# CPSC/MATH 402 Assignment #2

## Due Thursday, February 7, 2002

Computer problem #1.10 on page 46 of the text asks you to write a "robust" program for solving a quadratic equation accurately. This means that your program should check for special cases (a = 0, for example), work for complex roots (a negative discriminant), and in other cases, it should choose the most accurate method of computing the roots (to avoid overflow, unnecessary underflow, and cancellation error). For this assignment, write the program as described in the text but so you can see that the way you implement the quadratic formula really matters also compute and print the roots you would get using both the standard formula and the alternative formula. So, your program should do the following:
• Check for the special cases and print out roots in those situations. A reminder: if the discriminant b2 - 4ac is negative the roots are complex with real part -b/2a. The square root of the absolute value of the discriminant divided by 2a is the imaginary part of one root; the negative of that is the imaginary part of the other root.
• Compute both roots using the standard formula; print the results appropriately labeled.
• Compute both roots using the alternative formula; print the results appropriately labeled.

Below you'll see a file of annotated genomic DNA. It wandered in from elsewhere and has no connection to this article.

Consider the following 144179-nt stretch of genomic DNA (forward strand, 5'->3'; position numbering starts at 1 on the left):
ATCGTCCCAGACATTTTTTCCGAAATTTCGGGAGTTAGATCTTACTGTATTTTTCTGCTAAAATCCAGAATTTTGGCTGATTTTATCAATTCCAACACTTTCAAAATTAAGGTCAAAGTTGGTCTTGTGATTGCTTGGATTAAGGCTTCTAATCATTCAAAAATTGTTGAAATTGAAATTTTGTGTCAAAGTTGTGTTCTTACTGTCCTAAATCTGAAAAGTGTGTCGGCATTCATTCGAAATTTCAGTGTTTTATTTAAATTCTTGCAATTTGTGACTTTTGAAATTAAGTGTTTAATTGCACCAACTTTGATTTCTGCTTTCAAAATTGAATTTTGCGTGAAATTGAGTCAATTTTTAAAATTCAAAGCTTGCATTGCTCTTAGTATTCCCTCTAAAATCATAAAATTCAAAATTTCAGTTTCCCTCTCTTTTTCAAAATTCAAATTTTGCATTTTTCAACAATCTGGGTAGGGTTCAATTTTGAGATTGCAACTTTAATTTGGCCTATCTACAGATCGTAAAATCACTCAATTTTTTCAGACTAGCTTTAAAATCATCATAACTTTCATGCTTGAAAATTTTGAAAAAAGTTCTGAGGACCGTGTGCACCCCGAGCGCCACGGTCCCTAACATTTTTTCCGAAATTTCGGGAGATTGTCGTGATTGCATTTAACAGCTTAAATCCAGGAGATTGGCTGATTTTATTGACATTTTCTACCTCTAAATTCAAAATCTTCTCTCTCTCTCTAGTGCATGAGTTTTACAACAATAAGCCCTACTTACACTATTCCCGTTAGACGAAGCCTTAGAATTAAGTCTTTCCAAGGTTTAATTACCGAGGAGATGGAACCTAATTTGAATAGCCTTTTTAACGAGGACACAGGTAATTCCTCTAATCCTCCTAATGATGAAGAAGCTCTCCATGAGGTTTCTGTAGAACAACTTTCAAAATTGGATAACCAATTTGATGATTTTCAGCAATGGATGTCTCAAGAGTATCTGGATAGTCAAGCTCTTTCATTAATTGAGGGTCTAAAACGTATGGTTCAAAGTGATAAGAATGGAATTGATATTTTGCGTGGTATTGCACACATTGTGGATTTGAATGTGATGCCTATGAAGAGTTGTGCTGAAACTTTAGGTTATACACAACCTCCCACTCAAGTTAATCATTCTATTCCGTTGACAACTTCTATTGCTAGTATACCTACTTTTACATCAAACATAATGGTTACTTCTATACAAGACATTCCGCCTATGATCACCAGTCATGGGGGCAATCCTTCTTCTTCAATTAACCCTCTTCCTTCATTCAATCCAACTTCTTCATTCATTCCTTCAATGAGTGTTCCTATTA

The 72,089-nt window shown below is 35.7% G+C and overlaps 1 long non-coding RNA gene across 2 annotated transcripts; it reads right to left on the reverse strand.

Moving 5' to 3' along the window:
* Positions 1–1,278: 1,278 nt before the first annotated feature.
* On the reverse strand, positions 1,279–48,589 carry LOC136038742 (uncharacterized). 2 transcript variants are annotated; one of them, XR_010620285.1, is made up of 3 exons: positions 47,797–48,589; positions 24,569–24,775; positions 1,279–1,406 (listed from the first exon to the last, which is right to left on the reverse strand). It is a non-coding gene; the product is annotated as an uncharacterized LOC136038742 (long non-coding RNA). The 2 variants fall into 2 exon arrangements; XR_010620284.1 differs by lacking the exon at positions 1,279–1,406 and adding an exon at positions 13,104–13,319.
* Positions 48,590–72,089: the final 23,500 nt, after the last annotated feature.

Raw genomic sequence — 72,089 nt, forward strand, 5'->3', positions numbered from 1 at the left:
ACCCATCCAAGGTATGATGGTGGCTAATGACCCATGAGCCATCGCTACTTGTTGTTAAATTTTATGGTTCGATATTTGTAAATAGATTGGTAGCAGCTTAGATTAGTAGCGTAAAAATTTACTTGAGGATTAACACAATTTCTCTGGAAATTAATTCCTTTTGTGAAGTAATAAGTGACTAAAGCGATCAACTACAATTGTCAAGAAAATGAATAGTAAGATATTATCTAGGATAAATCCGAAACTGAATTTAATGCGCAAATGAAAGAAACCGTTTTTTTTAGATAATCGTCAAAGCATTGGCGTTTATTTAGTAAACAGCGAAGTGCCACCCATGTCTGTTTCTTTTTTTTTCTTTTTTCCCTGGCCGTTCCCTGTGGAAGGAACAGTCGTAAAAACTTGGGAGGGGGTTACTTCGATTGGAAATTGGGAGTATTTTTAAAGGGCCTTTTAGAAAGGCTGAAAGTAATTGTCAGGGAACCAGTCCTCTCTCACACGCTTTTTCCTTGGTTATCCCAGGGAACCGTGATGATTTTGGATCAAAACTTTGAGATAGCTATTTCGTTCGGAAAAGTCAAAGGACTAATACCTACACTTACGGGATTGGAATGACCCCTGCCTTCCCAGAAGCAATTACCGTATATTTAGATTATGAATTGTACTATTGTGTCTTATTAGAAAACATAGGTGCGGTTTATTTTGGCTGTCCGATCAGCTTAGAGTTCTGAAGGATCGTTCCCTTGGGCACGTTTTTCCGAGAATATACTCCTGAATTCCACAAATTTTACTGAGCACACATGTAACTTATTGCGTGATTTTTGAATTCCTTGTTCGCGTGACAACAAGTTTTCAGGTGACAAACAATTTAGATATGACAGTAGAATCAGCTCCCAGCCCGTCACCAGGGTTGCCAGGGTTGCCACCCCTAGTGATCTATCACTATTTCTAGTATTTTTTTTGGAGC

• Compute both roots the "best" way -- have the program decide which is best for each root based on values of a, b, and c. Print the results.

Test your program thoroughly. The book gives some test values for you to use (by the way, you can input values such as 5 times 10154 using exponential notation -- 5e154).

### Hand In

• A printout of your source code.
• Email to ingram@cs.roanoke.edu a copy of your program.
• Answers to the following questions:
1. Show that 10n and 10-n are the exact roots when a = 1, b = -(10n + 10-n), c = 1.
2. Test your program for the above input with different values of n. For example, b = 10000.0001 (104 + 10-4). What is the smallest positive value of n that gives some error in computing using the standard formula (it should also give error in the alternative formula)? Explain what is happening to cause the problem (be specific -- don't just say round-off error or cancellation - state where it is occurring in the calculation and why it is happening for that particular n).
3. For the example above, what is the smallest positive n for which you get 0 for one of the roots when using the standard formula? Explain why this is happening.
4. The input values of 1 -4 3.999999 suggested in the text are supposed to illustrate another phenomenon. They would in single precision but not in double precision. Double precision should get the correct answer no matter which implementation you use. (NOTE: the input is a = 1, b = -4, c = 4 - 10-n where n = 6. The exact solutions are 2 + 10-n/2 and 2 - 10-n/2 so for n=6, that is 2.001 and 1.999.) Try other values of n and find the smallest positive value of n (the number of 9's) that does not give the correct answer? Where is the problem in the calculation for this value of n and why is even the "best" method wrong?